V&E Environmental Law Update E-communication, April 11, 2014
Amplifying the effect of the Texas Supreme Court’s recent decisions in City of Waco and Bosque, the Third Court of Appeals’ April 4 opinion in Sierra Club v. Texas Commission on Environmental Quality and Waste Control Specialists may further enhance a TCEQ permit applicant’s prospects for avoiding the costs and delays associated with contested case hearings. The Texas judiciary, it seems, is growingly comfortable with ceding to the Commission the discretion to determine when permit actions need an adjudicated record and when they do not.
Under many of Texas’s environmental permitting programs, “affected persons” — those with interests in a permit application not shared by the general public — may ask the Commission to refer a permit application to contested case hearing at the State Office of Administrative Hearings (SOAH). These trial-like proceedings culminate in an administrative law judge’s opinion regarding the application’s conformance with applicable law, which inform the Commission’s ultimate disposition of the application. In Waste Control Specialists, Sierra Club called into question the Commission’s authority to determine whether a hearing requestor is an “affected person” without referring that factual determination to SOAH. The Third Court’s answer: The Commission may make factual determinations on its own, without referral to SOAH.
TCEQ staff approved Waste Control Specialists’ (WCS) application for a license to construct a radwaste disposal facility. Unsatisfied, Sierra Club requested a contested case hearing, offering Rose Gardner and Fletcher Williams as “affected persons” to establish associational standing. According to Sierra Club, both Ms. Gardner and Mr. Williams lived or worked near the proposed facility. But the Commission denied Sierra Club’s hearing request after finding that Ms. Gardner and Mr. Williams were not “affected persons” because each lived more than three miles from the proposed site and neither had interests different from the general public.
On review, the district court upheld the Commission’s decision and denied Sierra Club’s motion to remand the case to TCEQ for the taking of additional evidence it had recently discovered. Sierra Club appealed to the Third Court.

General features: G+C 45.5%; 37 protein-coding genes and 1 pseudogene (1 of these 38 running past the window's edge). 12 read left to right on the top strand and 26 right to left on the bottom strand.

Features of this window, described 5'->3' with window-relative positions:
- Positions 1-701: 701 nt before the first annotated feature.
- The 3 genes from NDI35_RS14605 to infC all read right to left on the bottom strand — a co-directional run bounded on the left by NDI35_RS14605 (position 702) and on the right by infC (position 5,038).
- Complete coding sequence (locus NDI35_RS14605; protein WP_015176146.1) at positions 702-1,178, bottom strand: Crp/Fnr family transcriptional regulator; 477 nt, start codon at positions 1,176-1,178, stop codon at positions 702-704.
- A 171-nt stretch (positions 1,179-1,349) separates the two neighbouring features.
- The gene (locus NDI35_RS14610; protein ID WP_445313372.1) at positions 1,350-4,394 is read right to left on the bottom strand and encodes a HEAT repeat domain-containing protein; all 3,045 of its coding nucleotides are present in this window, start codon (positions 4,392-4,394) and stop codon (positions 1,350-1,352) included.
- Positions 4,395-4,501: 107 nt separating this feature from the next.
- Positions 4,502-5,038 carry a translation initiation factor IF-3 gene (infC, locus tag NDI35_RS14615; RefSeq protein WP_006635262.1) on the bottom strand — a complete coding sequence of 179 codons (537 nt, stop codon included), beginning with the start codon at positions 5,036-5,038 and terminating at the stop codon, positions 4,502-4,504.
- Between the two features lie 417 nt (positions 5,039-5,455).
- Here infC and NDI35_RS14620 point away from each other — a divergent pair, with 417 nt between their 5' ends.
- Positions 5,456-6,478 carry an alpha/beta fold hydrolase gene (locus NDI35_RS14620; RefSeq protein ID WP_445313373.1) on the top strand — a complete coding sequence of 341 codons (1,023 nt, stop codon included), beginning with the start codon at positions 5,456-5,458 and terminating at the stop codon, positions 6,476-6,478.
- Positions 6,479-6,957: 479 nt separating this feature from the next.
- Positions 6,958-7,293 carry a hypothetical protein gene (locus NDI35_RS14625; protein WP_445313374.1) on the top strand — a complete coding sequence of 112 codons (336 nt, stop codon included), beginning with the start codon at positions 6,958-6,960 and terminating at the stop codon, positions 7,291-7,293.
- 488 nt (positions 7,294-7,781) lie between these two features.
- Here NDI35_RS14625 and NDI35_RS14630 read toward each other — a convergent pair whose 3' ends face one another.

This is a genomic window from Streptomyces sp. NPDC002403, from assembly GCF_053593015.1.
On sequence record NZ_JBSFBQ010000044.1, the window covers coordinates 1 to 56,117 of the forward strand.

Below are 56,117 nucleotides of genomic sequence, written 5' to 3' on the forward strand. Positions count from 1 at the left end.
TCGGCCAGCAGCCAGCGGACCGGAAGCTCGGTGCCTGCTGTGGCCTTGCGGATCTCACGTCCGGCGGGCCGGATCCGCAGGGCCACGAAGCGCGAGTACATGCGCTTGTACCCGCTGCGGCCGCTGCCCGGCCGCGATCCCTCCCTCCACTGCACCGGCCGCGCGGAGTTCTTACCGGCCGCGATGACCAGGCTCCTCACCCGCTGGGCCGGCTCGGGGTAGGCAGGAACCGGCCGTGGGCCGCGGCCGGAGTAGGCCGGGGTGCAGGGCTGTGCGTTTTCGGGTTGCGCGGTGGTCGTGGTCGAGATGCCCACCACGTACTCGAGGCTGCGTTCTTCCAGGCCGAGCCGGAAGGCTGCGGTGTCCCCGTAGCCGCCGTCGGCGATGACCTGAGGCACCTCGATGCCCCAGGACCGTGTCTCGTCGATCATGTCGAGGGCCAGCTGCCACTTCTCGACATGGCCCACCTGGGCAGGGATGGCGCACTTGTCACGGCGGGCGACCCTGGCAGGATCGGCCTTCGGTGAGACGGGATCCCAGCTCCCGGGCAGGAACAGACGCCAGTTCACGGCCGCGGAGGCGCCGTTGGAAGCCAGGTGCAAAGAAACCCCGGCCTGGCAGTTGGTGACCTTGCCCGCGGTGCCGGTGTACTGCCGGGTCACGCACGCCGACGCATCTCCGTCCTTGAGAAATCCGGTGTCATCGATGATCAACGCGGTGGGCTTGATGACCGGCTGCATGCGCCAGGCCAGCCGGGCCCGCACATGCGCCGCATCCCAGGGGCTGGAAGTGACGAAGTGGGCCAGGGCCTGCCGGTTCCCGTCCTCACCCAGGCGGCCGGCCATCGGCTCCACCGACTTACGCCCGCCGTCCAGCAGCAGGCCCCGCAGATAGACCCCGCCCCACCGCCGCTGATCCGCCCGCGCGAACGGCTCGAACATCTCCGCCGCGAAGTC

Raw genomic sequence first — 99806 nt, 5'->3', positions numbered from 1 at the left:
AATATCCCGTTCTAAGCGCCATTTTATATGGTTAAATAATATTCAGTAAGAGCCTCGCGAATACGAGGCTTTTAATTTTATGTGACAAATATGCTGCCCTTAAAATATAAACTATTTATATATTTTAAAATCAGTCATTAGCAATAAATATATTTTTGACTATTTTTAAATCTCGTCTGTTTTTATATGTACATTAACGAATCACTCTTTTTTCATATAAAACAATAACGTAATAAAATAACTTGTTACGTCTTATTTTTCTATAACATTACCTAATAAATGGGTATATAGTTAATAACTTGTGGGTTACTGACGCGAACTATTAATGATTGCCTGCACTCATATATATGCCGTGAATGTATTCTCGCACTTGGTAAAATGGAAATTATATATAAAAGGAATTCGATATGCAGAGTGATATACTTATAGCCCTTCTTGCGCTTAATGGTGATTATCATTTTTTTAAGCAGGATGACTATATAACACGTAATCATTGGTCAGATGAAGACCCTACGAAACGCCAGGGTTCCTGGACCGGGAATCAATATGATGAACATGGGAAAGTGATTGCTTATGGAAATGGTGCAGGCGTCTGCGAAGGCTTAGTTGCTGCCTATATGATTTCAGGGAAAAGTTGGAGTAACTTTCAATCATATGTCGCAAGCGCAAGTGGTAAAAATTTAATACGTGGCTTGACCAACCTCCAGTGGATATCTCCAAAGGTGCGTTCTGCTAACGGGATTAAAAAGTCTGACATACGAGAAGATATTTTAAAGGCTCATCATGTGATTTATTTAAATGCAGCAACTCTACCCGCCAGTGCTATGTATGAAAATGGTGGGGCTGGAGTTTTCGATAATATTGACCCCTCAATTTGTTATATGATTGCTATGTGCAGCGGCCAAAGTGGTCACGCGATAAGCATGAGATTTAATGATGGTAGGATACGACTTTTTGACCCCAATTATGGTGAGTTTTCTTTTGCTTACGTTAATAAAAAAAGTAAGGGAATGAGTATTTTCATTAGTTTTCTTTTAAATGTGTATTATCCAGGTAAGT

Considerations on Appeal
Sierra Club claimed that with respect to any fact issues, such as whether Ms. Gardner and Mr. Williams were “affected persons,” it was entitled to a contested case hearing to prove its members would be affected. In other words, Sierra Club argued that once it had filed a hearing request that conformed to the Commission’s rules, the Commission had no choice but to refer to SOAH matters relating to the underlying merits of WCS’ license — e.g., the likely effects of the license on named Sierra Club members — because the Commission is without authority to resolve factual disputes on its own.
The Third Court disagreed, holding that TCEQ can weigh and resolve matters that go to the merits of an underlying application without SOAH-adjudicated facts. TCEQ’s assessment “may include reference to the permit application, attached expert reports, the analysis and opinions of professionals on its staff, and any reports, opinions, and data it has before it.”
Sierra Club also claimed that the district court should have remanded the case to the Commission in light of new evidence that allegedly proved that TCEQ personnel had reservations about WCS’ planned operations. But the Third Court held that Sierra Club’s statutory basis for remand — Texas Government Code § 2001.175(c) — only authorizes a reviewing court to remand following a contested case hearing. And because TCEQ’s evaluation of hearing requests is not a contested case hearing in and of itself, the Third Court upheld the district court’s denial of the remand motion.
Drawing in part on the Texas Supreme Court’s recent decisions in City of Waco and Bosque, the Third Court affirmed the Commission’s role as fact-finder in evaluating hearing requests: “TCEQ’s discretion over contested case hearing requests naturally includes its ‘threshold’ determination of whether the person seeking the hearing is an affected person.” And it determined that a district court’s review of the Commission’s denial of hearing requests is under a deferential “abuse of discretion” standard limited to the administrative record, such that the existence of substantial evidence in the record — such as the permit application, expert reports, and other data — will often be the dispositive factor in determining the propriety of TCEQ’s decision. Where the administrative record contains sufficient information to disqualify hearing requestors as affected persons, this opinion offers applicants renewed hope that referral of contested applications to SOAH can be avoided. Although this is a good problem for an applicant to have, it is no longer quite so easy to make the strategic decision to directly refer a contested application to SOAH to avoid the substantial time required for the Commission to consider referring hearing requests.
For more information, please contact Vinson & Elkins lawyers Eric Groten or Taylor Holcomb. Visit our website to learn more about V&E’s Environmental practice, or e-mail one of the practice contacts.